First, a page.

These days, petroleum prices are a calamity at best, but according to a new projected capital analysis, energy companies will spend $20 billion in the Eagle Ford Shale this year.
The new projections come from a recent study from research firm Wood Mackenzie. Last week, the firm stated that even with severe reductions in activity, the Eagle Ford remains resilient and continues to draw more investments than any other shale play in the nation.
Other regions— such as the northern Bakken/Three Forks and the neighboring Permian Basin— are projected to see far less spending. According to a recent San Antonio Express News report, The Bakken region can expect 12.8 billion in new spending while the Permian’s Wolfcamp formation can expect $12.5 billion.
“The big players in the Eagle Ford are some of the most stable companies in U.S. onshore markets,” Wood Mackenzie analyst Jeremy Sherby said. “Overall, Eagle Ford production growth is not dependent on the smaller, more financially vulnerable companies.”
If oil prices can remain around a minimum of $55 per barrel, Wood Mackenzie expects the Eagle Ford to reach a production level of 2 million barrels per day by 2020. Express News stated that an estimated 2,700 new wells will start delivering oil and gas to market this year, although that is down from about 4,000 new wells in 2014.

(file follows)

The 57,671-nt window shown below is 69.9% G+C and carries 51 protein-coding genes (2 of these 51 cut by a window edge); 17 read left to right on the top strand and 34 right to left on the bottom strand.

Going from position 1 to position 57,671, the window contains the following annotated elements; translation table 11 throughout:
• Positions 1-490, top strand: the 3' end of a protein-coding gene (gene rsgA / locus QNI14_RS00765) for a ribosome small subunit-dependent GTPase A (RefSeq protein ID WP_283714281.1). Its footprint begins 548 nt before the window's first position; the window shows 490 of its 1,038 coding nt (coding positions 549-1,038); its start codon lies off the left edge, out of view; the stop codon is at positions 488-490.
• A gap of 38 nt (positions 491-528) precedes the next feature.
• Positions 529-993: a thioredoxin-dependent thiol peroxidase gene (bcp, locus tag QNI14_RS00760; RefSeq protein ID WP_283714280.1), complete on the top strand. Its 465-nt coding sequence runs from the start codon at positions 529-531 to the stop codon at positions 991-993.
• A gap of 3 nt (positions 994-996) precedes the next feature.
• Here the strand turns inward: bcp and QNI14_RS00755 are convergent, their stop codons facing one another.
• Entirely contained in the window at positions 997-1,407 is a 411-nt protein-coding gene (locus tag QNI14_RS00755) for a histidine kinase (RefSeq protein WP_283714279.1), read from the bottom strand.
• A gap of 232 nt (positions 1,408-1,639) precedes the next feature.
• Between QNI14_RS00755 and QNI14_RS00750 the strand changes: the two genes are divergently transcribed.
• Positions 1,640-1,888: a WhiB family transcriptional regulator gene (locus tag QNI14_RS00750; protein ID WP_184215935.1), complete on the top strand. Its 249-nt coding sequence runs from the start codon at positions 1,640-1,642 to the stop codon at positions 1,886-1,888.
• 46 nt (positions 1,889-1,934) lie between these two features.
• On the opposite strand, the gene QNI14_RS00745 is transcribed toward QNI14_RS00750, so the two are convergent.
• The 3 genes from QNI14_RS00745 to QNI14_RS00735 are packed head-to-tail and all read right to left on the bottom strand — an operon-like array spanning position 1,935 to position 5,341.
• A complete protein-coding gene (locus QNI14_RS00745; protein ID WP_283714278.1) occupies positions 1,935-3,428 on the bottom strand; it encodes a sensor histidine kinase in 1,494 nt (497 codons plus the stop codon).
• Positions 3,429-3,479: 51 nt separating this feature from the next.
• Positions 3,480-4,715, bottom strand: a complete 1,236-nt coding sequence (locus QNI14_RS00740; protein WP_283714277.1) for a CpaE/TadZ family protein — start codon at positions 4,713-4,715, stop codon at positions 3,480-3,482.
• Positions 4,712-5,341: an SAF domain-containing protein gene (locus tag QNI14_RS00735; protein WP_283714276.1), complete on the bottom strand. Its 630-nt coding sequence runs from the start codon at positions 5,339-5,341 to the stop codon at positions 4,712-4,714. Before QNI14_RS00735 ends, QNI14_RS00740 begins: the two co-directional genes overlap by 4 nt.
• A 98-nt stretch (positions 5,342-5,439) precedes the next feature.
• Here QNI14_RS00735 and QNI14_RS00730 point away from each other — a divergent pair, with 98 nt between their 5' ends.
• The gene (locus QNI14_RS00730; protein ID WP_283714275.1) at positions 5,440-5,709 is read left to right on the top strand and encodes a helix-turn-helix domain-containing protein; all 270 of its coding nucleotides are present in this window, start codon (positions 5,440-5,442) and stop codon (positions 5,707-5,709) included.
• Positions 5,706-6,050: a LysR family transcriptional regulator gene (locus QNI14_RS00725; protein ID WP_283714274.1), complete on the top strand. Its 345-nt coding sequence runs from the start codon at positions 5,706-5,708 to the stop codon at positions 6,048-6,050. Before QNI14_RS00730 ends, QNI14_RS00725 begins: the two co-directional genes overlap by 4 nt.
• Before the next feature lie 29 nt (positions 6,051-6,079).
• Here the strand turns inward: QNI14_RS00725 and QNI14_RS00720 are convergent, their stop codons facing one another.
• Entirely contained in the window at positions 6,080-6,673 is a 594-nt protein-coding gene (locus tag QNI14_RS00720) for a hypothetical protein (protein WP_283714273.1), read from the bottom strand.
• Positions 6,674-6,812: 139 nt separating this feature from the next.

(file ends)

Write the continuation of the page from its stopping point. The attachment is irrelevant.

However, given that oil recently reached a 6-year-low at $39, it’s difficult to take really any projections to heart. The global oil glut, pending Iranian oil, sluggish growth in demand, the oil export ban and the countless other geopolitical variables are all factors influencing the rise in crude prices.
“If you’re a producer in Texas, that threshold in the $30s was reached a few weeks ago, probably $35,” Amarillo-based oil and gas economist Karr Ingham said. “The question becomes, given downward pressure on prices, how soon do we see a number with a two instead of a three in front of it? I’m afraid it’s a possibility.”
Sherby noted that much of the $20 billion has already been spent. Many projects from 2014 carried over into the new year prior to the near halving of oil prices from $100 per barrel last summer. In addition, even if production slows in the last months of 2015, Sherby stated that many Eagle Ford operators are hedged for 2015, having locked in higher prices for this year’s production.
“It buys you time to figure out what your next move is going to be as a corporation,” Sherby said. “2016 will be a different story. “
Check out the full story from Jennifer Hiller of The San Antonio Express News here.